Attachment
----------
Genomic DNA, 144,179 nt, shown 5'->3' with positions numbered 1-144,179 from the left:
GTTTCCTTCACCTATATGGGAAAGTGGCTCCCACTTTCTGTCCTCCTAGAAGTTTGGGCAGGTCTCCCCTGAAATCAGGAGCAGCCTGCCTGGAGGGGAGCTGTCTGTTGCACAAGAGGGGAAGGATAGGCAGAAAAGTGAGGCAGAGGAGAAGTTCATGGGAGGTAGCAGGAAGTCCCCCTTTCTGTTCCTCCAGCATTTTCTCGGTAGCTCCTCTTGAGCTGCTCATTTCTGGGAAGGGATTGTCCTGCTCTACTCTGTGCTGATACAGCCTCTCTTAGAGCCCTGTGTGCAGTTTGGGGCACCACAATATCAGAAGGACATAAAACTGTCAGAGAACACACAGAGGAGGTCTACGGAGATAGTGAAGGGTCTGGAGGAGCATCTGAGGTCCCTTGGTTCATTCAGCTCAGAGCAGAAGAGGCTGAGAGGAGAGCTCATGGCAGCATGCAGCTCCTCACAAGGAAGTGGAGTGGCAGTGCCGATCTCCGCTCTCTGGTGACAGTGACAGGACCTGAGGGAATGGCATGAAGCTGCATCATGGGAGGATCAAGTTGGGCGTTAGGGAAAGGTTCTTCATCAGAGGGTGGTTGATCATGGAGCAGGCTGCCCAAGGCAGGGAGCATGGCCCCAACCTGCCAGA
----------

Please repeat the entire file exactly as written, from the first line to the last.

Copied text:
Genomic DNA, 144,179 nt, shown 5'->3' with positions numbered 1-144,179 from the left:
GTTTCCTTCACCTATATGGGAAAGTGGCTCCCACTTTCTGTCCTCCTAGAAGTTTGGGCAGGTCTCCCCTGAAATCAGGAGCAGCCTGCCTGGAGGGGAGCTGTCTGTTGCACAAGAGGGGAAGGATAGGCAGAAAAGTGAGGCAGAGGAGAAGTTCATGGGAGGTAGCAGGAAGTCCCCCTTTCTGTTCCTCCAGCATTTTCTCGGTAGCTCCTCTTGAGCTGCTCATTTCTGGGAAGGGATTGTCCTGCTCTACTCTGTGCTGATACAGCCTCTCTTAGAGCCCTGTGTGCAGTTTGGGGCACCACAATATCAGAAGGACATAAAACTGTCAGAGAACACACAGAGGAGGTCTACGGAGATAGTGAAGGGTCTGGAGGAGCATCTGAGGTCCCTTGGTTCATTCAGCTCAGAGCAGAAGAGGCTGAGAGGAGAGCTCATGGCAGCATGCAGCTCCTCACAAGGAAGTGGAGTGGCAGTGCCGATCTCCGCTCTCTGGTGACAGTGACAGGACCTGAGGGAATGGCATGAAGCTGCATCATGGGAGGATCAAGTTGGGCGTTAGGGAAAGGTTCTTCATCAGAGGGTGGTTGATCATGGAGCAGGCTGCCCAAGGCAGGGAGCATGGCCCCAACCTGCCAGA